Sunday, June 17, 2018

Joseph Conrad on Our Purpose

The ethical view of the universe involves us at last in so many cruel and absurd contradictions, when the last vestiges of faith, hope, charity, and even of reason itself, seem ready to perish, that I have come to suspect that the aim of creations cannot be ethical at all. I would fondly believe that its object is purely spectacular; a spectacle for awe, love, adoration, or hate, if you like, but in this view – and in this view alone – never for despair! Those visions, delicious or poignant, are a moral end in themselves. The rest is our affair – the laughter, the tears, the tenderness, the indignation, the high tranquility of a steeled heart, the detached curiosity of a subtle mind – that's our affair! And the unwearied self-forgetful attention to every phase of the living universe reflected in our consciousness may be our appointed task on this earth. A task in which fate has perhaps engaged nothing of us except our conscience, gifted with a voice in order to bear true testimony to the visible wonder, the haunting terror, the infinite passion and the illimitable serenity; to the supreme law and the the abiding mystery of the sublime spectacle.
From Conrad's Memoirs, published in 1912. This was then a common notion: that creation is something like a great work of art, and our main role is to observe and appreciate it. For all I know it may still be a fairly common view, although I don't see much of this sort of speculation in the things I read. This attitude even made it into the creation myth of the great believer Tolkien, whose world sprang from a work of music composed by God and performed by angels, made even more powerful and beautiful by the attempt of Satan and his rebel angels to sabotage the performance.

Conrad's theology helps to explain his notion of the purpose of novel writing:
And what is a novel if not a conviction of our fellow men's existence strong enough to take upon itself a form of imagined life clearer than reality and whose accumulated verisimilitude of selected episodes puts to shame the pride of documentary history?


G. Verloren said...

Such an odd viewpoint, from my own vantage point.

A willingness to observe the universe, and yet also a rejection of science and reason, and a clinging to theological and metaphysical frameworks that rely on faith instead.

An insistence that everything must have been created and that we must be here for a purpose, and yet a despair that no such purpose can be found, and a refusal to consider that perhaps we aren't here for any reason, and that nothing was created, because there is no creator.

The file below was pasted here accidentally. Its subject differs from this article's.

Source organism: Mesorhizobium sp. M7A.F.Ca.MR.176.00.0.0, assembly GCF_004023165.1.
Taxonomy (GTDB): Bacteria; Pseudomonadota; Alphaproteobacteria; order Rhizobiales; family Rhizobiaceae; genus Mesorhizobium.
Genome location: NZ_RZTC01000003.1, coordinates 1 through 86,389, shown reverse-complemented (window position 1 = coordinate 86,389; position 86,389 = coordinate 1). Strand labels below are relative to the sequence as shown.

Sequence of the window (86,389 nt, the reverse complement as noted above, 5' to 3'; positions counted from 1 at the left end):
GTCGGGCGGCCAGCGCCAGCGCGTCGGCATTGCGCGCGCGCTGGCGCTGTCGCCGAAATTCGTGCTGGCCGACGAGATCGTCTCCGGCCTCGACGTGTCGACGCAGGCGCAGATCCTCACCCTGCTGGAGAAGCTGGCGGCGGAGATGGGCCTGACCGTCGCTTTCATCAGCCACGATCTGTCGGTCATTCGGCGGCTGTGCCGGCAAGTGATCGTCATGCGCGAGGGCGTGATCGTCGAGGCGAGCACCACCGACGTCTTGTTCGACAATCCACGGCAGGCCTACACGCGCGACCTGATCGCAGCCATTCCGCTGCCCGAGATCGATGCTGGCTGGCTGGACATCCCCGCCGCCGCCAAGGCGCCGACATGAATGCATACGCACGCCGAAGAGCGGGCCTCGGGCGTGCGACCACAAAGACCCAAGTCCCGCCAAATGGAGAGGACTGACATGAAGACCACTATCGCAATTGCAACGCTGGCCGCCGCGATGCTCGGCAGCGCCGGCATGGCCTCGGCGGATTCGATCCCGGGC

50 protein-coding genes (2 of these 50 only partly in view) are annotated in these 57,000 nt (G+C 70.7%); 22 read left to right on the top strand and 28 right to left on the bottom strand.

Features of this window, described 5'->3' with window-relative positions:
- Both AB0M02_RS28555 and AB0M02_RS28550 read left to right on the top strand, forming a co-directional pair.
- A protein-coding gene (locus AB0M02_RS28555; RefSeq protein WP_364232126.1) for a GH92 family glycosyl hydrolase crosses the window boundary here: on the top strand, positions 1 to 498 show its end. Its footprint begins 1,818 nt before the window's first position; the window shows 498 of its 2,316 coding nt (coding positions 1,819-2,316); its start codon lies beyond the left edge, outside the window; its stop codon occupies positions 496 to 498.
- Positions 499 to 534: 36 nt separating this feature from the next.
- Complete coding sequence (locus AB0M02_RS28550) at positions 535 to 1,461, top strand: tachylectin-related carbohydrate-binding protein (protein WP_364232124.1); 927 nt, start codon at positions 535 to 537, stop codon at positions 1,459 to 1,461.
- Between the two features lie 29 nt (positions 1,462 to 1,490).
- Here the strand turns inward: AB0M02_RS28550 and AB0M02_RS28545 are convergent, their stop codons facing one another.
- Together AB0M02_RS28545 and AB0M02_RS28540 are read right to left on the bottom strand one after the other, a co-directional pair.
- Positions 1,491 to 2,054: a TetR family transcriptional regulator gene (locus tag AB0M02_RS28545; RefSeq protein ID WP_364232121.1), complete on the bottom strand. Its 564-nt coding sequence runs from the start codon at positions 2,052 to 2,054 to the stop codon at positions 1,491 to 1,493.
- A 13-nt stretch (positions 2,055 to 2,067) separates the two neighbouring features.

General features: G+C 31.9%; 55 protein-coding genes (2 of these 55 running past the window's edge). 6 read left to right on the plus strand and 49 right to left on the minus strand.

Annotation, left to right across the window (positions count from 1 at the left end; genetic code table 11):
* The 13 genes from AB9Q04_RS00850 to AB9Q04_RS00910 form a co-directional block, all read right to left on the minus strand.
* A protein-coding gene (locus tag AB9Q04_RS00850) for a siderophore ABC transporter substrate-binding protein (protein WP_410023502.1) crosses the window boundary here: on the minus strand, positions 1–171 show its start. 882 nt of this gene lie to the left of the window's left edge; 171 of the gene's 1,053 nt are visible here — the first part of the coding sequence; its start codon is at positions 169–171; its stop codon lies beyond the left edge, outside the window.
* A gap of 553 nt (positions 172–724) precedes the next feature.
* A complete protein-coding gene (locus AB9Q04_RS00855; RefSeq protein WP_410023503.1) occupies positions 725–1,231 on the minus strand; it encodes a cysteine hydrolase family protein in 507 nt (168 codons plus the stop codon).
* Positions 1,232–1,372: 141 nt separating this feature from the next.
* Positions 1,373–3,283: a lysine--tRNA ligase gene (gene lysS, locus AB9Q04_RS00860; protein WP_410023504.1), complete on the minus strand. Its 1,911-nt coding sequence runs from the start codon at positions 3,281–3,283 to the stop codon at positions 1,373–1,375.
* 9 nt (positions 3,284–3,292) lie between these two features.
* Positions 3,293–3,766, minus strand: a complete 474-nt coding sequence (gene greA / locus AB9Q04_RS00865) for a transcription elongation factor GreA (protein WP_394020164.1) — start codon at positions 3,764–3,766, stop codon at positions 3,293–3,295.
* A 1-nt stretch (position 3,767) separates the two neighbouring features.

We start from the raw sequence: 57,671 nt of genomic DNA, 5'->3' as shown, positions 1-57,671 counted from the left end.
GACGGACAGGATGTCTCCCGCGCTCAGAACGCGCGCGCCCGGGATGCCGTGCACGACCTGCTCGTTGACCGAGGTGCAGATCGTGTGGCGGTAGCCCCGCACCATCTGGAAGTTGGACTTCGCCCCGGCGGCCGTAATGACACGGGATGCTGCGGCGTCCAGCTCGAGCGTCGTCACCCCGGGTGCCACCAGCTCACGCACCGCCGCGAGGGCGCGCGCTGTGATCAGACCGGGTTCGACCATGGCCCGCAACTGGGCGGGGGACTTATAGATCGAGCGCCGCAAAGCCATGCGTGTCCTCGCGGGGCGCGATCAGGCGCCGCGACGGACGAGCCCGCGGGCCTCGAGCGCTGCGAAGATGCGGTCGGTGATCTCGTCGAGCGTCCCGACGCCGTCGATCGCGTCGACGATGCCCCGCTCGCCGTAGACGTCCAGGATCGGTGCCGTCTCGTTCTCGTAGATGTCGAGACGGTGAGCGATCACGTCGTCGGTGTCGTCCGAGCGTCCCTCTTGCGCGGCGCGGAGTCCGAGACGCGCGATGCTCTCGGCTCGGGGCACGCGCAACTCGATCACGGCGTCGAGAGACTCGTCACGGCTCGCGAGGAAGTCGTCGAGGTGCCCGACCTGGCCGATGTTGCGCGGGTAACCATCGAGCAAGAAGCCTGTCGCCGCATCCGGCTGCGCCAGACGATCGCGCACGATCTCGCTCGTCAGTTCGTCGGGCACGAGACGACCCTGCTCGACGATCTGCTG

I'll never understand how people can be so caught up in desperately seeking external meaning, when it's so ver easy (and seemingly necessary) to make meaning for yourself instead.

Shadow said...

I think (could be wrong) Conrad was a bit of a Naturalist, and as such a believer in science. I call this Naturalism at this time pessimistic realism. You see it in his writings, especially Nostromo. A Naturalist American writer of roughly the same period would be Stephen Crane. Conrad's thoughts above look to me to be, at least in part, due to an abiding belief in determinism.

Unknown said...

I'm puzzled by that jibe at documentary history. Perhaps it would seem less gratuitous in its original context. But it sits ill with Conrad's professed faith, in that it can be taken to say that the universe as it is is not necessarily the object of wonder, but rather the universe as the observer might wish it to be--which at the least calls into question the honesty of Conrad's whole would-be theology.

I recognize that in art one can sometimes express worthy notions about history and historical actors that can't be demonstrated from documents. But I'm also reminded of, for example, the notorious bananeras massacre, which forms arguably the climactic episode of 100 Years of Solitude, and which, with its 3000 corpses spirited away by a secret train in the night, became a talking point and rallying cry whose factuality was taken for granted by Latin American leftists, readers worldwide, and statements read into the official record of Colombia's congress. The problem is that, as far as one can tell from the documents, the massacre either never happened or was at most a stupid accident that killed less than a score of people. This doesn't make Marquez's novel less than a masterwork or the issue of Yankee quasi-colonial dominance less important. But maybe one might spare a little respect for the dull, police-procedural empiricism of folks who, after all, are perhaps only admiring the universe in their own way, and aspire to admire it at least partly for what it is.

John said...

I think Conrad was trying to say that through history we rarely get to know other people in the way that he is looking for. He says the point is to truly see one another; how often does that happen in history? It does happen; there are historical characters more real to me than anyone in a novel. Most of them are famous people, but some are obscure, like the midwife Martha Ballard. I think Conrad would despise a lot of sociological history, because it does not help us truly see one another, etc. But I don't think he is denigrating facts.